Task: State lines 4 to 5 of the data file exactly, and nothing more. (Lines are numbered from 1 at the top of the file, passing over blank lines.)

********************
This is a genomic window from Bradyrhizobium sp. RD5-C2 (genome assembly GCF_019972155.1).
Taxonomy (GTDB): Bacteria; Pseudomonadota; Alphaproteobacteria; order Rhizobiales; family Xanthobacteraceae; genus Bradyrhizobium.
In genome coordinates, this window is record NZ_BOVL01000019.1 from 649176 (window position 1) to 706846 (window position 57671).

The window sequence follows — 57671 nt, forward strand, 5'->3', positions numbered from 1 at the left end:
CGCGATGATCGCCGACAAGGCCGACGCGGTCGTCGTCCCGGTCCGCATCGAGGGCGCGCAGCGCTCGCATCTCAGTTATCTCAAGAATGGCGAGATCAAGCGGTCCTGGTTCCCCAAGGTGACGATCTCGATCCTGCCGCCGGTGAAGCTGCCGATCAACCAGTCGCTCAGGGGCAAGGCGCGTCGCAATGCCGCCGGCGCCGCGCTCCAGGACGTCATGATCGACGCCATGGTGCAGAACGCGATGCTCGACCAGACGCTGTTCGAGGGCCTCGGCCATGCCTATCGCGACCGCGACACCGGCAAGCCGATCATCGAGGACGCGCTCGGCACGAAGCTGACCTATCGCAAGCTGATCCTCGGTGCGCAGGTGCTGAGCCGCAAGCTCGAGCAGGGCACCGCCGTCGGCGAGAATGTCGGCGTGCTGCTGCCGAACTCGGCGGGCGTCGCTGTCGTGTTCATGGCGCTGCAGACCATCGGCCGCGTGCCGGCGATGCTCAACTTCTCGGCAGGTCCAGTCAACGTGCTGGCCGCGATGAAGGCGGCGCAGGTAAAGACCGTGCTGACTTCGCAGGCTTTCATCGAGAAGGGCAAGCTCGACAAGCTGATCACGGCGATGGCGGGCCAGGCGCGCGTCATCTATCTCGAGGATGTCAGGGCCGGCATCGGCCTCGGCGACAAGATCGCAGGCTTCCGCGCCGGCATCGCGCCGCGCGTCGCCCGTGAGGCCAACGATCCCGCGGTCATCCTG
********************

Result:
The window sequence follows — 57671 nt, forward strand, 5'->3', positions numbered from 1 at the left end:
CGCGATGATCGCCGACAAGGCCGACGCGGTCGTCGTCCCGGTCCGCATCGAGGGCGCGCAGCGCTCGCATCTCAGTTATCTCAAGAATGGCGAGATCAAGCGGTCCTGGTTCCCCAAGGTGACGATCTCGATCCTGCCGCCGGTGAAGCTGCCGATCAACCAGTCGCTCAGGGGCAAGGCGCGTCGCAATGCCGCCGGCGCCGCGCTCCAGGACGTCATGATCGACGCCATGGTGCAGAACGCGATGCTCGACCAGACGCTGTTCGAGGGCCTCGGCCATGCCTATCGCGACCGCGACACCGGCAAGCCGATCATCGAGGACGCGCTCGGCACGAAGCTGACCTATCGCAAGCTGATCCTCGGTGCGCAGGTGCTGAGCCGCAAGCTCGAGCAGGGCACCGCCGTCGGCGAGAATGTCGGCGTGCTGCTGCCGAACTCGGCGGGCGTCGCTGTCGTGTTCATGGCGCTGCAGACCATCGGCCGCGTGCCGGCGATGCTCAACTTCTCGGCAGGTCCAGTCAACGTGCTGGCCGCGATGAAGGCGGCGCAGGTAAAGACCGTGCTGACTTCGCAGGCTTTCATCGAGAAGGGCAAGCTCGACAAGCTGATCACGGCGATGGCGGGCCAGGCGCGCGTCATCTATCTCGAGGATGTCAGGGCCGGCATCGGCCTCGGCGACAAGATCGCAGGCTTCCGCGCCGGCATCGCGCCGCGCGTCGCCCGTGAGGCCAACGATCCCGCGGTCATCCTG